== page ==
Tell me, was the fact that Deborah was leading such a shocker to society because it was new, or because God had said that it was wrong? In OT, where does it say that women have to follow - is this my ignorance or are there is a strong case to suggest that women up until Deborah was wrong? Really, I'd love to know.

I have an issue with feminists; can't stand the way they male-bash and claim that anything males can do, they can do also. Just a lie, they can't father children, they can bear them though! I understand that there are differences - I happen to interpret the passage where women have to shut up, in the same regard that I want to tell feminists to shut it - wait til you have something useful to say! Or even, "Just cause you can, doesn't mean you should!"

However, many women can, and therefore should; we cannot blanket women with the judgement that they cannot - it just doesn't even make sense!

As I have said, I struggle to believe you believe this - I think you are just playing devil's advocate! Good job, you had us all going there!


Blogger shaun said ... (3:48 PM) : 

ok, so i'll try one more time to say what i have apparently not said very well then we can all move on to read tim spilling his spleen on other issues. this is after all his blog. I'm not trying to play the devil's advocate...that isn't a game i'm interested in. At the same time though, mhairi, it seems you are hearing in my responses things i'm just not saying. Let me try again and address Tim's original quesiton which was (I thought) the office of elder.

Here is what I am NOT saying: I am not saying that women can't hold leadership roles, can't teach, can't be used mightily by God. Some women are gifted in these areas and may in fact be better suited to some of these things then some men are. Maybe it even continues the biblical theme of God using weak limited people to serve the body of Christ. But what I AM saying is that Timothy and Titus point to the office of elder as being limited to qualified men and whether we like it or not we have to deal with the text as it is. If we submit to the text as the authoritative word of God the we have to bend to IT and figure out how to value and honor both genders within the confines that the Lord sets. That really is what I'm saying. I know that some hold this view with a "good ole boy" mentality and that is wrong, but that does not mean that it is impossible to hold this view without a "good ole boy" mentality.

The Deborah issue is peripheral to this issue but... in Judges 4 God used Deborah (who was in fact fulfilling a particular leadership role in Israel) to call Barak (who was to fulfill a diffferentleadership role). It was Barak's disobedience that led to Deborah filling a role that was someone else's. This is not normative. Israel needed a king and the accounts of all the judges prove this. That king was to come in David and more fully in david's greater Son.\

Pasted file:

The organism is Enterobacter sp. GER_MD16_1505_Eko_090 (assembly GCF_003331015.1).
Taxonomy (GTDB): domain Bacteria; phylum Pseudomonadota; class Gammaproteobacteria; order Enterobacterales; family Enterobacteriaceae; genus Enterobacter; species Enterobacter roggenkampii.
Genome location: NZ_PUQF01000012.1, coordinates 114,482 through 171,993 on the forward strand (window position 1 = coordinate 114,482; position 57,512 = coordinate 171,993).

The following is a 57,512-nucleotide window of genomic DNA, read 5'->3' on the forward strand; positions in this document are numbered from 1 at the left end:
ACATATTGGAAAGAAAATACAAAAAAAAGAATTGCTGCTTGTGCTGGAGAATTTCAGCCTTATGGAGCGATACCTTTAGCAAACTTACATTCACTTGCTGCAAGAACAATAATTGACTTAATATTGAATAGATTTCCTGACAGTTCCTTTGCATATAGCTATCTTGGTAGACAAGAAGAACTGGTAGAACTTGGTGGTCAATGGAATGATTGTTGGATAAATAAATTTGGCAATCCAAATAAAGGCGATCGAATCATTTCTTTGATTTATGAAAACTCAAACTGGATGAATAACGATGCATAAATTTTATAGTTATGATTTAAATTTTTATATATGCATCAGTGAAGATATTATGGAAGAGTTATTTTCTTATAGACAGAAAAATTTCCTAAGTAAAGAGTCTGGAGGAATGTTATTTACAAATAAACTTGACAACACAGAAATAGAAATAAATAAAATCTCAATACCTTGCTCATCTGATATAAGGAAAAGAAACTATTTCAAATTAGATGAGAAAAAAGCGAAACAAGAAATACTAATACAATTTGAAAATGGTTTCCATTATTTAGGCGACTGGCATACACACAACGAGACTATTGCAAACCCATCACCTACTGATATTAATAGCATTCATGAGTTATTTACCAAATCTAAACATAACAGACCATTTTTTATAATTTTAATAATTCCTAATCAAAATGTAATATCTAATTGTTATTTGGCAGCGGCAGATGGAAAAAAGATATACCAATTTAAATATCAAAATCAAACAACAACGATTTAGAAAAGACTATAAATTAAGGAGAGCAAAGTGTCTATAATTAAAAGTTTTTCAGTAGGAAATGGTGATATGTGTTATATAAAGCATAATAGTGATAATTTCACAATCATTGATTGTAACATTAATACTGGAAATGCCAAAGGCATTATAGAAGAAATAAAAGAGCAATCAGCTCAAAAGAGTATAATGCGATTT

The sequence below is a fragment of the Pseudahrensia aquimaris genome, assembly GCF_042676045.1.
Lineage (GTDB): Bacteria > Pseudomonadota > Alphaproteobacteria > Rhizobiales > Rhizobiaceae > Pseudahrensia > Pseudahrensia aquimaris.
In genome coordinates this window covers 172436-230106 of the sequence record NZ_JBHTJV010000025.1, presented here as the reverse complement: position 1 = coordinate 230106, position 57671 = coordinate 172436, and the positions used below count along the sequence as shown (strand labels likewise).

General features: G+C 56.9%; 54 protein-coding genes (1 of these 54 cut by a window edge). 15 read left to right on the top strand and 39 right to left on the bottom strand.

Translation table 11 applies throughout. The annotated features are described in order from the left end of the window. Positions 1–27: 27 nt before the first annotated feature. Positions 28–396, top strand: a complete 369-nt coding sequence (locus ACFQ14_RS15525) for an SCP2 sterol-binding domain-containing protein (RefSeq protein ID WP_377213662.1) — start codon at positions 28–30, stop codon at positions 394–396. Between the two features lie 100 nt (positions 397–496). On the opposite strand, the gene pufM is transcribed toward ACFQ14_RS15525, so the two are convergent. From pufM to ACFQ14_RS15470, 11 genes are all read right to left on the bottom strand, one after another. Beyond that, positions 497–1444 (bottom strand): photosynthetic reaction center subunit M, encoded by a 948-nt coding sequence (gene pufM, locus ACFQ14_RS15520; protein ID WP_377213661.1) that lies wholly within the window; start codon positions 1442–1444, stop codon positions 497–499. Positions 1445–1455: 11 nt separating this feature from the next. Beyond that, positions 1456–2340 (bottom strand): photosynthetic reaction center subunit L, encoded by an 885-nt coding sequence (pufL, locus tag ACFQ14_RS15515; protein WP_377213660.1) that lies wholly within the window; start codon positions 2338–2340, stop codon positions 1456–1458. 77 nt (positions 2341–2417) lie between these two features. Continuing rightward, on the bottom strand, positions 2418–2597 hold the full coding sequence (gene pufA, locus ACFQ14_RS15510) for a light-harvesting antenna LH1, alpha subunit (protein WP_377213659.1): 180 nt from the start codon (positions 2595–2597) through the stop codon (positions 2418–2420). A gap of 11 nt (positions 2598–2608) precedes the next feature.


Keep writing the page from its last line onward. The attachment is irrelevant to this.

now i'm on to look at some pictures and listen to the latest venting...


Blogger Dusti said ... (4:45 AM) : 

Just to check myself, I did look up the "desire" passage in a commentary I have. I does describe that word as a "desire to dominate". Same word used in Gen 4:7 when "sin desires Cain".

Christ certainly freed us to again be in full fellowship with the father, but He did not free us from the consequences of our orinal in point, childbirth is still painful.


Blogger Pete said ... (7:28 PM) : 

Okay, got it.


God creates man

Man/Woman sins against God

God curses man and woman

God gives the Law as a covenant between Him and Man

God himself comes and dies on a cross to break the chains of sin forever

God's accomplishment is great, but not great enough to let women preach

..or be Deacons

Okay.. thanks for straightening me out. It makes perfect sense now.


Blogger Tim said ... (7:46 PM) : 

Evidently this is the case. Jesus was able to overcome death, hell and ALMOST every curse on mankind...but not women in leadership. Maybe Jesus should come back and give it another go?


Blogger Pete said ... (10:24 PM) : 

And don't forget that the order you are created in is extremely important - everyone knows this (universally accepted).

So pagan worshipers are the most enlightened, followed by animal idolaters, then male chauvinists and dead last are feminists - dirty infidels!!

Actually, maybe the scientists working on SETI win? I'm so confused - maybe I need to go to conservative seminary and get smacked in the side of the head with a doctrinal 2x4 to straighten me out.


Blogger bec said ... (4:00 AM) : 

I love that you can tell controversial posts by the number of comments. My personal understanding of all of this is that different exegetical practices apply to different texts in the Bible and to apply the same one to each type is to get it wrong! My understanding with regards to letters is that they were written to a specific group of people, for a specific purpose regarding a specific issue. This means that you can't always take everything in there as an exact directive for your life. These letters were never originally intended to be so. So I guess it does mean that some things can be Biblical (found in the Bible) but not scriptural (is that the right way around to say that?) The other thing with understanding scripture is that you need to take everything in the light of the whole message of the Bible. That means that if there is something that is contradicted by a number of statements, it may have been a situation specific comment. It's interesting to note that no fundamental Christian belief is contradicted in Scripture, but some auxillary ones can be. So I didn't actually speak to the topic but maybe to the methodology? Who knows. This is probably too long ago for anyone to read this anyway!